In recent times, South Africa’s film industry has emerged as a key player on the international stage and they’ve made some really great movies on home turf. Many of them convey a hard-hitting message dealing with issues of colonization, segregation and apartheid, while others will simply make you smile. Grab a bag of popcorn and settle down to watch our top picks for South African movies.

Tsotsi (2005)

The only South African film to have actually won the Oscar for the Best Foreign Language Film, Tsotsi was adapted from the 1980 novel of the same name by South African writer Athol Fugard. The plot follows six days in the life of a tsotsi (thug) in a Johannesburg slum. Leader of a gang, his life takes a sudden turn when he finds himself in possession of a baby following a carjacking. The film touches on the sensitive issues of violence and inequalities between white families and the indigenous South Africans. It’s a powerful, thought provoking piece of cinema accompanied by a moving soundtrack of Kwaito music (think house music with African sounds) by the Soweto-born musician and poet Zola. The ambiguous ending might leave you hanging so be sure to watch the two alternative endings that also were made at the same time.

The Bang Bang Club (2010)

This South African-Canadian biographical drama tells the story of four photojournalists in South Africa who worked together from 1990 to 1994 during the Apartheid period and became known as ‘The Bang Bang Club’. It recounts the psychological stress they endured as a result of the disturbing events and violence they witnessed. The movie was written and directed by Steven Silver and it’s an adaptation of the autobiographical book The Bang-Bang Club: Snapshots from a Hidden War co-written by Greg Marinovich and João Silva, who were two of the four photographers, the other two members being Kevin Carter (who created the famous Pulitzer-winning photograph of a vulture and a starving toddler during the 1993 famine in Sudan) and Ken Oosterbroek.

The Gods Must Be Crazy (1980)

This 80s comedy by the late South African director Jamie Uys takes place in a remote Kalahari desert tribe in Botswana. They’re unaware of globalization and the modern society beyond them until one tribesman Xi (played by real-life Namibian bush farmer and actor Nixau) discovers a Coca-Cola bottle and introduces it into the tribe. It immediately causes disputes and unhappiness and Xi is forced to enter out into the real world. What follows is a poignant, funny account of Xi’s first contact with modern civilization and his reaction to the western world’s notion of science and the law.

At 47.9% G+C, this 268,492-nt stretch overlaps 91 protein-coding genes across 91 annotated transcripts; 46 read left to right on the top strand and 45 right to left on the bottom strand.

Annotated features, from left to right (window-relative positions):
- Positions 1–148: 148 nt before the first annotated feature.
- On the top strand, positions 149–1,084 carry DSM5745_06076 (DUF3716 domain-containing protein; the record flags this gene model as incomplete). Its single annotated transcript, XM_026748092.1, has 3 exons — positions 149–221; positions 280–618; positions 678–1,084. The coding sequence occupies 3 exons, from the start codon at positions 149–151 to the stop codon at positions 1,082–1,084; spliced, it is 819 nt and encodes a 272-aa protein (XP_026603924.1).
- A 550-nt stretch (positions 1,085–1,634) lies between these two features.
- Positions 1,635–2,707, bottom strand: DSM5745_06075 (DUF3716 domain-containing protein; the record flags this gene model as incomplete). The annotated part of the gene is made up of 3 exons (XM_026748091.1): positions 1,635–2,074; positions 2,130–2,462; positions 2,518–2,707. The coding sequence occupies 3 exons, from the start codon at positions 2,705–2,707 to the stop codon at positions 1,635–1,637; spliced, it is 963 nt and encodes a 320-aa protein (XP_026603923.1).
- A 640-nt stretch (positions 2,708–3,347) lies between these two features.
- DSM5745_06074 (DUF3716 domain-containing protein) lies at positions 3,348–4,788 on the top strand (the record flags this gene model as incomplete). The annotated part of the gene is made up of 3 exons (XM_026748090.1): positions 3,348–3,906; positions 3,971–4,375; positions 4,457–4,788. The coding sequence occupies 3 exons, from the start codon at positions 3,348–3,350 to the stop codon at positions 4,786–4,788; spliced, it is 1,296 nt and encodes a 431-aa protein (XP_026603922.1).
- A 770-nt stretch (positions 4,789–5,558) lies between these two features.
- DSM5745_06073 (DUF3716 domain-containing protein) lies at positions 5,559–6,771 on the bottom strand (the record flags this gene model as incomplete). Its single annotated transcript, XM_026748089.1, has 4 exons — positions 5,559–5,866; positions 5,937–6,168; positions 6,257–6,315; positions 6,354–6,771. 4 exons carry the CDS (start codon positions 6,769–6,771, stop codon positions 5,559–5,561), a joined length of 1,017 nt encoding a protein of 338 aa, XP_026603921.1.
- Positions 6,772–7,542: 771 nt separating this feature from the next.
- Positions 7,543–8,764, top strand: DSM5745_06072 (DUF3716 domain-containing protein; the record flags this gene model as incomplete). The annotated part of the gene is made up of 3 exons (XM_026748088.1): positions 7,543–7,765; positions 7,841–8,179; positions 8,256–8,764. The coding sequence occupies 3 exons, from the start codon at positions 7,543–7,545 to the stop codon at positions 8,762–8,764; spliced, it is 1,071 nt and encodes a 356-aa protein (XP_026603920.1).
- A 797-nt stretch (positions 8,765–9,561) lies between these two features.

District 9 (2009)

This comic sci-fi mockumentary was a blockbuster hit in its day, nominated for four Academy Awards. Inspired by the events that took place in Cape Town’s District Six during the Apartheid era, it touches on issues of racism, gang culture, the black market economies and alienation. The plot follows Afrikaner bureaucrat Wikus (played by South African actor Sharito Copley) in his attempts to relocate an alien refugee camp. The film was written and directed by South African-born Neill Blomkamp’s and all of the cast and crew are South African apart from producer Peter Jackson.

Paljas (1998)

This Oscar-nominated 1998 Afrikaans-language film tells the touching tale of a lonely stationmaster and his family, who live out in the isolated Karoo semi-desert, each one dealing with different emotional issues. A traveling circus troupe passes through the town and leaves behind a clown called Manuel, who is discovered by the family’s estranged son who keeps him as a secret. The clown sets about trying to heal the family’s pains and the troubles in the village. Read between the lines and you’ll soon realize that the poignant movie, directed by famed South African Katinka Heyns, is an allegory for South Africa.

Yesterday (2004)

Also an Oscar nominee, this was the first full-length feature ever to be shot in South Africa’s native Zulu language. It revolves around a character named Yesterday (played by Leleti Khumalo, who was also in Hotel Rwanda and Invictus who lives alone in a rural village with her daughter Beauty. Although diagnosed with AIDS (that she caught from her husband who works away in the mines) she remains determined to create a better future and education for her daughter. The film highlights the struggle and stigma associated with AIDS-related illnesses in communities with no electricity water or medical support. It’s an inspiring story of strength and courage.

Wonderboy for President (2016)

This political satire and mockumentary centers on the rise and fall of Wonder Boy, who is a charismatic small-town politician from the Eastern Cape. He’s persuaded to run for presidency by two calculating, corrupt politicians with ulterior motives. The movie mocks the South African political system and raises serious issues about corruption but will also have you laughing at the absurdity of events.

Four Corners (2013)

This is a coming of age drama set in South Africa’s Cape Flats about a young boy who’s a whizz at chess but gets caught up in a gang war between two volatile gangs, one of whom is grooming him to become a member. It’s raw, violent and compelling and a sad reminder of the harsh realities faced by children who grow up in these communities.

Seen any other great South African movies that you’d like to recommend? Tell us about them in the comments section below.

Originally published on Ailola by Sophie Lloyd on June 19, 2018.